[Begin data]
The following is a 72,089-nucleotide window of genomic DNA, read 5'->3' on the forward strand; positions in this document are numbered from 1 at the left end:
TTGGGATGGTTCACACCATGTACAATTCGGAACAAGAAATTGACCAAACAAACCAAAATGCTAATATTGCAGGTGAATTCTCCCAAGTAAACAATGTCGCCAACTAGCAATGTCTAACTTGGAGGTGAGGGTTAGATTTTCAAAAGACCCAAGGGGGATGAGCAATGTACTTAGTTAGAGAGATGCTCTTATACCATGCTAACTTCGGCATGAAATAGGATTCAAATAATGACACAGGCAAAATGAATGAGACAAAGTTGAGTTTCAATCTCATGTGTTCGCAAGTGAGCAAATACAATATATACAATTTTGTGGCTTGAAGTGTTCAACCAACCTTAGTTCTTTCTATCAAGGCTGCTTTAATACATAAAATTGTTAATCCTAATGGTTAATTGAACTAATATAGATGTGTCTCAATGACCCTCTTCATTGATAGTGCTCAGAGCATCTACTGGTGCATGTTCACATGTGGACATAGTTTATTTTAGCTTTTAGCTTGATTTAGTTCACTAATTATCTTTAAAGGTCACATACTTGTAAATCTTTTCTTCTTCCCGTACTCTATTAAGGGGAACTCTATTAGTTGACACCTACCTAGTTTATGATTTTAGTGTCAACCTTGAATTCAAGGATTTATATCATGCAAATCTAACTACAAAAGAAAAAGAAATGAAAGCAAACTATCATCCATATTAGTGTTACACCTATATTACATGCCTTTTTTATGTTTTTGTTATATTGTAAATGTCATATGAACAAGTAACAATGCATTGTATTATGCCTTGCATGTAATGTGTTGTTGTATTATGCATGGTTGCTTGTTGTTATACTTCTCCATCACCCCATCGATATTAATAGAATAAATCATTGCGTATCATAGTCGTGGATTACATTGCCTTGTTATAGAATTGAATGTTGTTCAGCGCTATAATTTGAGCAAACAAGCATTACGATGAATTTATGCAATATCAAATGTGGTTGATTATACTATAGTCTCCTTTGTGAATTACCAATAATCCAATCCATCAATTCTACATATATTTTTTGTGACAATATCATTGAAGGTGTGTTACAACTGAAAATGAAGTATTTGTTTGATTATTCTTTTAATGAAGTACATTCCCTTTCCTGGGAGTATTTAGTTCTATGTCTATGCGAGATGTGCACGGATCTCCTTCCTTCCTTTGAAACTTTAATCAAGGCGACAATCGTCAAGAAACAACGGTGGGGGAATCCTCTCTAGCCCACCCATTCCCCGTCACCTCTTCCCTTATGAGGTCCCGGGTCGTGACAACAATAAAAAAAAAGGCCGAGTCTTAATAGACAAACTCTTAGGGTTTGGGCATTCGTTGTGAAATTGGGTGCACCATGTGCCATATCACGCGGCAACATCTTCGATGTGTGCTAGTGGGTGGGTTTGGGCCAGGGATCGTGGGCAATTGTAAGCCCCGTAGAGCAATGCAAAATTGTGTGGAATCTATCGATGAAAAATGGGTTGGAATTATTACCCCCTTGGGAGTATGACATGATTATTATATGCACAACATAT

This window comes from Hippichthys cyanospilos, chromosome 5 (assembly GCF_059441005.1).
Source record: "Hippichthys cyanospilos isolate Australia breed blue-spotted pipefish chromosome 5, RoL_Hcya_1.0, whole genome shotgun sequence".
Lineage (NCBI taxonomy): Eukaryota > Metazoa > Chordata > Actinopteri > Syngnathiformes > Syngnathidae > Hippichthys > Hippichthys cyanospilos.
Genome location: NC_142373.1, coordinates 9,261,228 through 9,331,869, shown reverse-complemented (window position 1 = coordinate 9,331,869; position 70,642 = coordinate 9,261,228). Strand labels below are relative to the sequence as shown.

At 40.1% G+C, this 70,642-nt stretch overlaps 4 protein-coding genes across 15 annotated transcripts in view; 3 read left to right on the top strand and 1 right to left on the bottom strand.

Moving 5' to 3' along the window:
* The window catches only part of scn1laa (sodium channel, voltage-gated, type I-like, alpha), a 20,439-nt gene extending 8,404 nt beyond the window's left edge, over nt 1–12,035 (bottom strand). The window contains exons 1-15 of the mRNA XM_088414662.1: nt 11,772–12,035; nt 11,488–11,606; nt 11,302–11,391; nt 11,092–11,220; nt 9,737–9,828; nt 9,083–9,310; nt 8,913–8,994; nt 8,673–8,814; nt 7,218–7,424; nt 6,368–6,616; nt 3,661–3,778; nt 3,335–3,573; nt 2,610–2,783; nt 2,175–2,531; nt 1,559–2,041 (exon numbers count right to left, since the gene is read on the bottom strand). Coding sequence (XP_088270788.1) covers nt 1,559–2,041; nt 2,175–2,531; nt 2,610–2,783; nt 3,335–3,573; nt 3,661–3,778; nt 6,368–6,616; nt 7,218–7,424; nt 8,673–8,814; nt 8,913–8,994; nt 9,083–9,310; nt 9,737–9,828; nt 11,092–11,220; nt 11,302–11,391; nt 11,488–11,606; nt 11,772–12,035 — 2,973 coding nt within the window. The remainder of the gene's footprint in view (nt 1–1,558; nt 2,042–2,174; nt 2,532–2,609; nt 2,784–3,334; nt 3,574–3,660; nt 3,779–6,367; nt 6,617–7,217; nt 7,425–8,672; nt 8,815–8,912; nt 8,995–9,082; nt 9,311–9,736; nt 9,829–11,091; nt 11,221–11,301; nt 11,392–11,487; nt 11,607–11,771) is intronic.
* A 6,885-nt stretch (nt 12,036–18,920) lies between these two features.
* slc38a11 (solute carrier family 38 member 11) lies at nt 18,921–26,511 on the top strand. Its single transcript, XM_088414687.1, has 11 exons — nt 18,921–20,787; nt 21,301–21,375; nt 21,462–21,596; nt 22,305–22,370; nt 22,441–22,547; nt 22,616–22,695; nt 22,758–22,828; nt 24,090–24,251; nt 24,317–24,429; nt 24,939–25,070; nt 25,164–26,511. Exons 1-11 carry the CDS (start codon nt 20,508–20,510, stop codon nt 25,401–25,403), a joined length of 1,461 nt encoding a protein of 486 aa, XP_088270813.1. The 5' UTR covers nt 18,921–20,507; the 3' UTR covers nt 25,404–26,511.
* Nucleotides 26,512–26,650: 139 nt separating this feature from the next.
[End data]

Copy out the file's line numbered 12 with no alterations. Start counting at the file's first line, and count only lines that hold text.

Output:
* Nucleotides 26,512–26,650: 139 nt separating this feature from the next.